So, a new era began in Cotulla.  In addition to still getting to teach all the deadheads (because they weren’t going to trust those precious children to anyone else, naturally), I began teaching at least one edition of Mr. B’s famous Nerd Class every school year.  We actually assigned long novels and great pieces of literature for the kids to read and discuss and study in depth.  Novels like To Kill a Mockingbird by Harper Lee and Across Five Aprils by Irene Hunt were read.  We began talking about “big ideas”, “connections to the wider world”, and how “things always change”.  We began taking on ideas like making our world better and how to help our community.  Kids began to think they were learning things that were important.  We did special units on Exploring Our Solar System, The World of Mark Twain, Finding the Titanic, and The Tragedy of Native American History.  And we spent as much as a third of the year on each.  I am myself cursed with a high IQ and a very disturbing amount of intelligence.  I am the deepest living stockpile of useless facts and trivia that most of my students would ever meet in their lifetimes.  And even I was challenged by some of the learning we took on.  That’s the kind of thing that makes a teaching career fun.  It kept me teaching and meeting new students and new challenges long after my health issues made it a little less than sensible to keep going.  And if I manage to tell you a few Nerd Class stories in the near future, then at least you stand a chance of knowing a little bit about what-the-heck I am talking about.  So be prepared for the worst.  I am retired now, and have plenty of time for long-winded stories about being a teacher.

 

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Filed under Uncategorized, Paffooney, humor, teaching

I Go Pogo!

I gave you fair warning.  Pogo has been coming to Mickey’s Catch a Falling Star Blog for a while now.  So, if you intended to avoid it, TOO BAD!  You are here now in Okefenokee Swamp with Pogo and the gang, and subject to Mickey’s blog post about Walt Kelly and his creations.

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Walt Kelly began his cartoon hall-of-fame career in 1936 at Walt Disney Studios.  If you watch the credits in Pinocchio, Fantasia, and Dumbo, you will see Walt listed as an animator and Disney artist.  In fact, he had almost as much influence on the Disney graphic style as Disney had on him.  He resigned in 1941 to work at Dell Comics where he did projects like the Our Gang comics that you see Mickey smirking at here, the Uncle Wiggly comics, Raggedy Ann and Andy comics, and his very own creations like Pogo, which would go on to a life of its own in syndicated comics.  He did not return to work at Disney, but always credited Disney with giving him the cartoon education he would need to reach the stratosphere.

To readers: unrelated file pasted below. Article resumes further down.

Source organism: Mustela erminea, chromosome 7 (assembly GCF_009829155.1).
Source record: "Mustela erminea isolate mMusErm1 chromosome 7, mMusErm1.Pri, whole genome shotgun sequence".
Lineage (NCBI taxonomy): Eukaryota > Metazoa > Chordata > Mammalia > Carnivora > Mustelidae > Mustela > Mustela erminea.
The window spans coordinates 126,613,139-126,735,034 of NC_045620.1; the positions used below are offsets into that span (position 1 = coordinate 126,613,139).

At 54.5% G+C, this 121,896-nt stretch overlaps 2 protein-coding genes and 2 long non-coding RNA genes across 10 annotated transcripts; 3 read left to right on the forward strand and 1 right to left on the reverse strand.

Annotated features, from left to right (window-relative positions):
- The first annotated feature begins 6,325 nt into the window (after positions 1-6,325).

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ask.metafilter.com

ask.metafilter.com

Walt Kelly's Earth Day comic

Walt Kelly’s Earth Day comic

Pogo is an alternate universe that is uniquely Walt Kelly’s own.  It expresses a wry philosophy and satirical overview of our society that is desperately needed in this time of destructive conservative politics and deniers of science and good sense.

maxriffner.com

maxriffner.com

Pogo himself is an every-man character that we are supposed to identify with the most.  He is not the driver of plots and doings in the swamp, rather the victim and unfortunate experiencer of those unexpectable things. Life in Okefenokee is a long series of random events to make life mostly miserable but always interesting if approached with the right amount of Pogo-ism.

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And Pogo was always filled with cute and cuddly as well as ridiculous.

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As a boy, I depended on the comic section of the Sunday paper to make sense of the world for me.  If I turned out slightly skewed and warped in certain ways, it is owing to the education I myself was given by Pogo, Lil Abner, Dagwood Bumstead, and all the other wizards from the Sunday funnies.  There was, of course, probably no bigger influence on my art than the influence of Walt Kelly.

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So what more can I say about Walt Kelly?  I haven’t yet reached the daily goal of 500 words.  And yet, the best way to conclude is to let Walt speak for himself through the beautiful art of Pogo.

Pogo and Mamzelle

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Filed under cartoon review, cartoons, humor, Paffooney